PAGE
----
Question by : Why sovereign debt crisis “weakens the euro”?
I read inside the financial information now which the much reported sovergein debt crisis (greece etc) has led with the euro weakening inside value over the course of the year however, no explanation was provided. Why is this?
Answer by simplicitus
People detest uncertainty:
So simply because of the brouhaha over Greece, plus with a lower extent Spain, Portugal, plus Ireland, folks are unsure regarding the Euro so the Euro is losing value relative with the dollar plus yen. This really is despite the truth which Greece is a rather little piece of the euro-zone economy
plus which the big ingredients of which economy, including Germany, are doing well.
Needless to say, it is actually potential which the difficulties with Greece have merely underlined the lengthy expression issues of the Euro plus which markets are reacting to this,
yet which is not probably – foreign exchange markets are notoriously short-term plus speculative instead of extended expression.
What do you think? Answer below!
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Image by CSIS: Center for Strategic & International Studies
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“Moretti Associates”: Taxpayers growing increasingly reluctant to bail out bondholders.
“Moretti Associates” have told clients that it is just “a matter of time” before sovereign debt bondholders suffer the consequences for the poor judgment they exercised before purchasing debt issued by several EU nations.
Mirek Nemacek, a senior VP at “Moretti Associates”, predicted that voters in European countries would “haul their leaders over the coals” if they continued to shield bondholders from losses by bailing out over-indebted EU member states.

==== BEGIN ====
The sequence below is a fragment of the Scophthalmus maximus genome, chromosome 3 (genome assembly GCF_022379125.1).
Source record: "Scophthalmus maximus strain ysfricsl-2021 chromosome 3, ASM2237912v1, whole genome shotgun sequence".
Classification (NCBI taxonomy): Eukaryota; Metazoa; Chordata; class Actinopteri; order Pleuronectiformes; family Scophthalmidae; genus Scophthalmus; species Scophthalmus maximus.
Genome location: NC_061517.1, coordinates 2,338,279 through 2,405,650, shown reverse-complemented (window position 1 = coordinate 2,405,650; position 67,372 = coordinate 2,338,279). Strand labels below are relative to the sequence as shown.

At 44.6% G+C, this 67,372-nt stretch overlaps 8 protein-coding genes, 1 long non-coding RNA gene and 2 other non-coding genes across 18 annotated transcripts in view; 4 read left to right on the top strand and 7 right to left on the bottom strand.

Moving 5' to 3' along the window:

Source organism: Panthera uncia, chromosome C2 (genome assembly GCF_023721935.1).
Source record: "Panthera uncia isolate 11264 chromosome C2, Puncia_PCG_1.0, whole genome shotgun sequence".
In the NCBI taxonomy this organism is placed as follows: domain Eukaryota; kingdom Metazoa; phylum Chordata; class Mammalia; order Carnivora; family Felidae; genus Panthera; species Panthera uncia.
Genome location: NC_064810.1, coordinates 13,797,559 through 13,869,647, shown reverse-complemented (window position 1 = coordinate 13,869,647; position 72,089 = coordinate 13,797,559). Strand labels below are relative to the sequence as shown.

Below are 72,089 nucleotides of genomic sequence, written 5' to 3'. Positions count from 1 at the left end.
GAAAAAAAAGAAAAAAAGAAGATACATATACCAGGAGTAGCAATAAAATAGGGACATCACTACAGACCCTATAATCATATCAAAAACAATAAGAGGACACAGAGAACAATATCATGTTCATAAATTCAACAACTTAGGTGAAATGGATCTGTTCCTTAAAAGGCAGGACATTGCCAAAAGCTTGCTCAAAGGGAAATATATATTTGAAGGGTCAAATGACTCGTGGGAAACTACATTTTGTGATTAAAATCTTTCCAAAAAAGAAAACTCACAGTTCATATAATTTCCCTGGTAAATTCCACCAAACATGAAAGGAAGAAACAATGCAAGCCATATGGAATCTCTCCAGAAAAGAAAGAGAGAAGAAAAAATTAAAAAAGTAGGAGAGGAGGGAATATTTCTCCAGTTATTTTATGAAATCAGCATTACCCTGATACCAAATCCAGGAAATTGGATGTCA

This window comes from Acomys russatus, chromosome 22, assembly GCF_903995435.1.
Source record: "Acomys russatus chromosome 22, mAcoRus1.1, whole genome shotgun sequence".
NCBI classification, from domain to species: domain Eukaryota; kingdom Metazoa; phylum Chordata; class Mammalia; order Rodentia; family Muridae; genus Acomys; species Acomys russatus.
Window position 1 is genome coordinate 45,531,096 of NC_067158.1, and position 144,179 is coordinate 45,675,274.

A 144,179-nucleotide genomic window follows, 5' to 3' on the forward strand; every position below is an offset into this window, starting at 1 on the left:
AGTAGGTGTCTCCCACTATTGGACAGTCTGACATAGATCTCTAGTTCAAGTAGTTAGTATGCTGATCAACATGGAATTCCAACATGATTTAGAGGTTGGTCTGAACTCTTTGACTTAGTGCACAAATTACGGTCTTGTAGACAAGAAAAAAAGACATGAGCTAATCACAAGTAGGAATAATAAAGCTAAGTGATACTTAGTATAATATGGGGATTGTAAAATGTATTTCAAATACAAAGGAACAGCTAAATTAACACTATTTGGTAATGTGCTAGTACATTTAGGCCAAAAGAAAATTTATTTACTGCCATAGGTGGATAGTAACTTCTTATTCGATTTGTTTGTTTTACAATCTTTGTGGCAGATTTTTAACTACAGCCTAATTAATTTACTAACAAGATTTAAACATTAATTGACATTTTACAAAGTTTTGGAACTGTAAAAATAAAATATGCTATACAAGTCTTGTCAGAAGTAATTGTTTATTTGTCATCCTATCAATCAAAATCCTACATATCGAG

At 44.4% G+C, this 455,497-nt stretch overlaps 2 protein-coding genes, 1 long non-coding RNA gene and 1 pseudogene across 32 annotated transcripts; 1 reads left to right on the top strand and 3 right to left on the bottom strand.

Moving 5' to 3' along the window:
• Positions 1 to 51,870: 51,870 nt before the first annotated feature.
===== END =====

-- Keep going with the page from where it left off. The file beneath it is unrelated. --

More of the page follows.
“Most people understood the need for the bailout of the financial system considering the sheer pace at which it began unraveling but, 3 years on, voters in Germany, France, Holland and other northern European countries may force their governments to insist that investors holding the debt of defaulting nations accept their losses rather than effectively wrapping them in cotton wool”, said Mr.
“Moretti Associates” reminded clients that although it was essentially “right and fitting” that bondholders shoulder the costs of risks that made them a lot of money during the good times, the concept had to be taken in context since, if investors could no longer count on the “free ride” being provided by governments, they would undoubtedly demand higher yields when purchasing debt from EU countries. This would inevitably force interest rates up in the wider economy and stifle already anemic growth.
“People must be careful what they wish for”, said a “Moretti Associates” analyst.
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